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The human right that we have somehow missed

We are all born with human rights, we are not given them. Dr William Alford, Vice Dean of Harvard Law School, says, “Rights occur from our core humanity.”

The very essence of being human is having the right to protection, shelter, food, safety, love, belonging and some would even say self-actualisation. Yet even this assumption of human rights is being questioned and violated every single day and in deep, pervasive, systemic ways.

The narrative and subsequent reality of belonging encapsulates how people, society and even values-based businesses will survive this next wave of change on the planet – and not just survive but thrive.

If we don’t belong, we can experience ill-health, disconnection, exclusion and even environmental apathy. In one study, a psychological sense of belonging was seen as a greater predictor of major depression than other factors commonly associated with depression.

The rise in the systematic absence of belonging is bringing to light the reality that the fundamental right to belong is the human right that we have forgotten. This omission may provide the missing link in understanding our way forward to a better, brighter future for all.

“Unbelonging” isn’t just being experienced by refugees, older people and people with disabilities – it is affecting everyone. Isolation can be subjective; therefore, it does not discriminate based on socio-economic status, location or previous life experience.

Global data on health and well-being shows that people all over the world are feeling lonely and disconnected – ricocheting into increased hospital intakes, a mental health crisis and a suite of other social issues. These problems are costing tax payers and governments billions of dollars, but if we take a close look at belonging, we can see that it has benefits and flow-on effects into all the traditional measures of success across society. For example, a business that builds a positive, diverse work culture experiences better outcomes. A local government that designs social connection activities can see a decrease in crime and isolation. A civil society organisation that does more to build belonging through their activities will experience greater self- efficacy and individual improvements.

Prof Kim Samuel, who leads the Samuel Centre for Social Connectedness, says, “We need to restore our right to belong.” But what would this look like? Let’s explore it.

Martin Luther King once proclaimed that we need “a revolution of values”. These values will guide the policies and laws that will defend our human right to belonging and connection. I believe we need to drive a values-based “narrative of belonging” into our personal and professional circles.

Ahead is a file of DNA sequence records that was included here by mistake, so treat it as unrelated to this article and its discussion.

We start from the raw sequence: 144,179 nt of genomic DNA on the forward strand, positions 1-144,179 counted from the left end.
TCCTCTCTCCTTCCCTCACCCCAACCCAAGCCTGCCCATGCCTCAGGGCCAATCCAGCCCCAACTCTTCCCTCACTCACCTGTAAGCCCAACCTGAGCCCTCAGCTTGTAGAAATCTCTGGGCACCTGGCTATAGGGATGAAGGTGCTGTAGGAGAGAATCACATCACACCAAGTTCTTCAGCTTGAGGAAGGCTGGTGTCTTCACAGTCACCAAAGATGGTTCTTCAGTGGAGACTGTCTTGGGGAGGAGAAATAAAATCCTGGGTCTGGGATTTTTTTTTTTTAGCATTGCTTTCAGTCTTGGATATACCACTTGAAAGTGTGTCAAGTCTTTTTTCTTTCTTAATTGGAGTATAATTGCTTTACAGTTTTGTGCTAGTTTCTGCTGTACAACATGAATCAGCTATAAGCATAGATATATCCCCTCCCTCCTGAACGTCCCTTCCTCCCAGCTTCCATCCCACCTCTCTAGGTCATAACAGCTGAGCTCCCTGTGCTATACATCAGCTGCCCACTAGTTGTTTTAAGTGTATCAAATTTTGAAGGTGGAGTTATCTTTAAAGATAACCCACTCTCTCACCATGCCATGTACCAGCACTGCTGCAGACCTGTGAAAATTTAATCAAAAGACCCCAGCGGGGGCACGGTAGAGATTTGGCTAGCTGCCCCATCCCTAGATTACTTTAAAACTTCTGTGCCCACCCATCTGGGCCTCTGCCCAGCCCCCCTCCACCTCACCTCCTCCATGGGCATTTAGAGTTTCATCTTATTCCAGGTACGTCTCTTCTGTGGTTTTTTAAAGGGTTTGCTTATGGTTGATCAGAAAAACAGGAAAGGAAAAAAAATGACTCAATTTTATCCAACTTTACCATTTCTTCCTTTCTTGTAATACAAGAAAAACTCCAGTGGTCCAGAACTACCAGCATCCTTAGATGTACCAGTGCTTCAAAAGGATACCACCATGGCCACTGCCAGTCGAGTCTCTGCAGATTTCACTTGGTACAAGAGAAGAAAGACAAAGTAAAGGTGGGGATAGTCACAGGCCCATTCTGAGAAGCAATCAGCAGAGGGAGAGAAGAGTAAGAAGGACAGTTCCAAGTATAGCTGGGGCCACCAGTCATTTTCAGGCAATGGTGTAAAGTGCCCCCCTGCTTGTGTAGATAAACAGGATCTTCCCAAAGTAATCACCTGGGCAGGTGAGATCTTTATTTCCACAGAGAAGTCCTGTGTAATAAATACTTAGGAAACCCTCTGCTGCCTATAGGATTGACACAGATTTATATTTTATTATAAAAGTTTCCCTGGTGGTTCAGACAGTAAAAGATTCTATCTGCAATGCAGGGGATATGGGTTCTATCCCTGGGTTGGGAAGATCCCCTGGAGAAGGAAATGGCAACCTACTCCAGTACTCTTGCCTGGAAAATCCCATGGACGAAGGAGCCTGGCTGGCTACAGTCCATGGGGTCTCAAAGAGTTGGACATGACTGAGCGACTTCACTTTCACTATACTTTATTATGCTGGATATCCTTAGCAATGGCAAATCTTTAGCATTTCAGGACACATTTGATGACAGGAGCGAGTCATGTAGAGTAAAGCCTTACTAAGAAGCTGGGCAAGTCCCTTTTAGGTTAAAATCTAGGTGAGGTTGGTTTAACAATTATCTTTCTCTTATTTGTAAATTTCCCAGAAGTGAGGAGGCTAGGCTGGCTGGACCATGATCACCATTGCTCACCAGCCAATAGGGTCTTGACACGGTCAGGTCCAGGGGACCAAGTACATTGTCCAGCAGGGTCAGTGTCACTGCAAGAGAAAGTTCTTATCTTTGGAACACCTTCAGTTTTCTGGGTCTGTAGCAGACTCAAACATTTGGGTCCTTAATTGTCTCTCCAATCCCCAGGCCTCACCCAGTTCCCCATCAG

At Humankind Enterprises, we are utilising strategic storytelling to deliver on this mandate as we seek to develop the world’s biggest dataset on first person stories of belonging and social connection. We believe in empowering organisations, governments and communities to utilise these insights to develop new and empathetic solutions that relate to people’s diverse needs. Belonging is not a one-size-fits-all approach. We have helped create intergenerational programs to connect isolated seniors with rural youth, developed pathways for businesses to create inclusive, values-based cultures and demonstrated that belonging is a competency and a skill that can be cultivated and reinforced.

On a structural level, we need to advocate for the inclusion of this missing human right into the structural legal frameworks which enable our society to be governed.

It is with a sense of urgency that concepts of belonging should be included into the debate and into the policy and procedures where solutions are being developed. We need it embedded into our measurement instruments and do away with GDP as the primary indicator of national prosperity. Bobby Kennedy once wisely said about GDP, “It measures everything in short, except that which makes life worthwhile”, including belonging.

When making decisions on behalf of people’s lives and experiences, we can start by asking Does this policy or plan facilitate belonging and connectedness, or will it deepen disconnection and isolation? Let’s take an example of a building development. So often permits are issued for buildings or precincts that have no consideration for community connectivity and well-being. If we want our places, towns and cities to be places of human flourishing, and not just human productivity and isolation, then we need rules to be introduced that protect people’s right to belong. We need laws to hold people accountable and as Prof Kim Samuel suggests, “A Charter of Belonging” to hold us to our ideals.

It’s time to declare The Right to Belong for all Australians.

It’s time to start a conversation and ask the right questions –

  • What does belonging mean to you?
  • When was a time you felt a strong sense of belonging?
  • When was a time you experienced disconnection and “unbelonging”?
  • What does this mean about what you value?

Every single human is born with the right to belong.

If enough people share this vision, anything is possible. We can create a network of Cities of Belonging through intentional leadership.

It’s time we enshrine this right and give it the attention it deserves.

Written by Sophie Weldon, Founder and Managing Director of Humankind Enterprises

This article is inspired by the work of Prof Kim Samuel, who recently convened the 2019 Global Symposium on Re-imagining Community in the 21st Century. I was honoured to be one of the 170 leaders brought together to discuss the central theme of “belonging”.

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